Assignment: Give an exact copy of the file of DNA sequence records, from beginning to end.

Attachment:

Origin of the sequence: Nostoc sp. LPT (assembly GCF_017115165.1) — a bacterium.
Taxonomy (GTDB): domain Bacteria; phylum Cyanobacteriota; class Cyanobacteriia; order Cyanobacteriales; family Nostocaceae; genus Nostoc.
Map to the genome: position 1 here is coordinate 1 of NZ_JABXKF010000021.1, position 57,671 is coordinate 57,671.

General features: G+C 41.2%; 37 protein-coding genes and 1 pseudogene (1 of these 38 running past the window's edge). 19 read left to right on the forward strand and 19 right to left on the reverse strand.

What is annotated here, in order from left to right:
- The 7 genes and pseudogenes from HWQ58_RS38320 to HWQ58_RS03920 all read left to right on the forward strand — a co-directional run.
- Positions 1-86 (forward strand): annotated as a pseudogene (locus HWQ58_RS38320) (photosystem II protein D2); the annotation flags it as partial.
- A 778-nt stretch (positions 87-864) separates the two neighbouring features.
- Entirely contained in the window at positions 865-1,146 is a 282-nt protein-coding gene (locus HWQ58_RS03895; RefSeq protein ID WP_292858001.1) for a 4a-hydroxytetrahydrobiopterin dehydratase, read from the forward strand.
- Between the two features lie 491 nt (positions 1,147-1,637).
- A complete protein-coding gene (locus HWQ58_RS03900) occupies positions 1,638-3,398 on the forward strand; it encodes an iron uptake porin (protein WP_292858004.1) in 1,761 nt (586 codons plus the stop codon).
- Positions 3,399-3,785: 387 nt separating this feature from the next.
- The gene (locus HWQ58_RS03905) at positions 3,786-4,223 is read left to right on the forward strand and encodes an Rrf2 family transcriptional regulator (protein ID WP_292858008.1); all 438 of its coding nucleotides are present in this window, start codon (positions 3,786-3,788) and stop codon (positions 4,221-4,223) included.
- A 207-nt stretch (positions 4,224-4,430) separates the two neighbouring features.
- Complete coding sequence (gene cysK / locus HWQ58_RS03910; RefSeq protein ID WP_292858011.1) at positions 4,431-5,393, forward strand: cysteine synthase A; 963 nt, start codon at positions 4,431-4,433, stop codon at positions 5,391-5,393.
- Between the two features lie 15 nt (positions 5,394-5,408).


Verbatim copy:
Origin of the sequence: Nostoc sp. LPT (assembly GCF_017115165.1) — a bacterium.
Taxonomy (GTDB): domain Bacteria; phylum Cyanobacteriota; class Cyanobacteriia; order Cyanobacteriales; family Nostocaceae; genus Nostoc.
Map to the genome: position 1 here is coordinate 1 of NZ_JABXKF010000021.1, position 57,671 is coordinate 57,671.

General features: G+C 41.2%; 37 protein-coding genes and 1 pseudogene (1 of these 38 running past the window's edge). 19 read left to right on the forward strand and 19 right to left on the reverse strand.

What is annotated here, in order from left to right:
- The 7 genes and pseudogenes from HWQ58_RS38320 to HWQ58_RS03920 all read left to right on the forward strand — a co-directional run.
- Positions 1-86 (forward strand): annotated as a pseudogene (locus HWQ58_RS38320) (photosystem II protein D2); the annotation flags it as partial.
- A 778-nt stretch (positions 87-864) separates the two neighbouring features.
- Entirely contained in the window at positions 865-1,146 is a 282-nt protein-coding gene (locus HWQ58_RS03895; RefSeq protein ID WP_292858001.1) for a 4a-hydroxytetrahydrobiopterin dehydratase, read from the forward strand.
- Between the two features lie 491 nt (positions 1,147-1,637).
- A complete protein-coding gene (locus HWQ58_RS03900) occupies positions 1,638-3,398 on the forward strand; it encodes an iron uptake porin (protein WP_292858004.1) in 1,761 nt (586 codons plus the stop codon).
- Positions 3,399-3,785: 387 nt separating this feature from the next.
- The gene (locus HWQ58_RS03905) at positions 3,786-4,223 is read left to right on the forward strand and encodes an Rrf2 family transcriptional regulator (protein ID WP_292858008.1); all 438 of its coding nucleotides are present in this window, start codon (positions 3,786-3,788) and stop codon (positions 4,221-4,223) included.
- A 207-nt stretch (positions 4,224-4,430) separates the two neighbouring features.
- Complete coding sequence (gene cysK / locus HWQ58_RS03910; RefSeq protein ID WP_292858011.1) at positions 4,431-5,393, forward strand: cysteine synthase A; 963 nt, start codon at positions 4,431-4,433, stop codon at positions 5,391-5,393.
- Between the two features lie 15 nt (positions 5,394-5,408).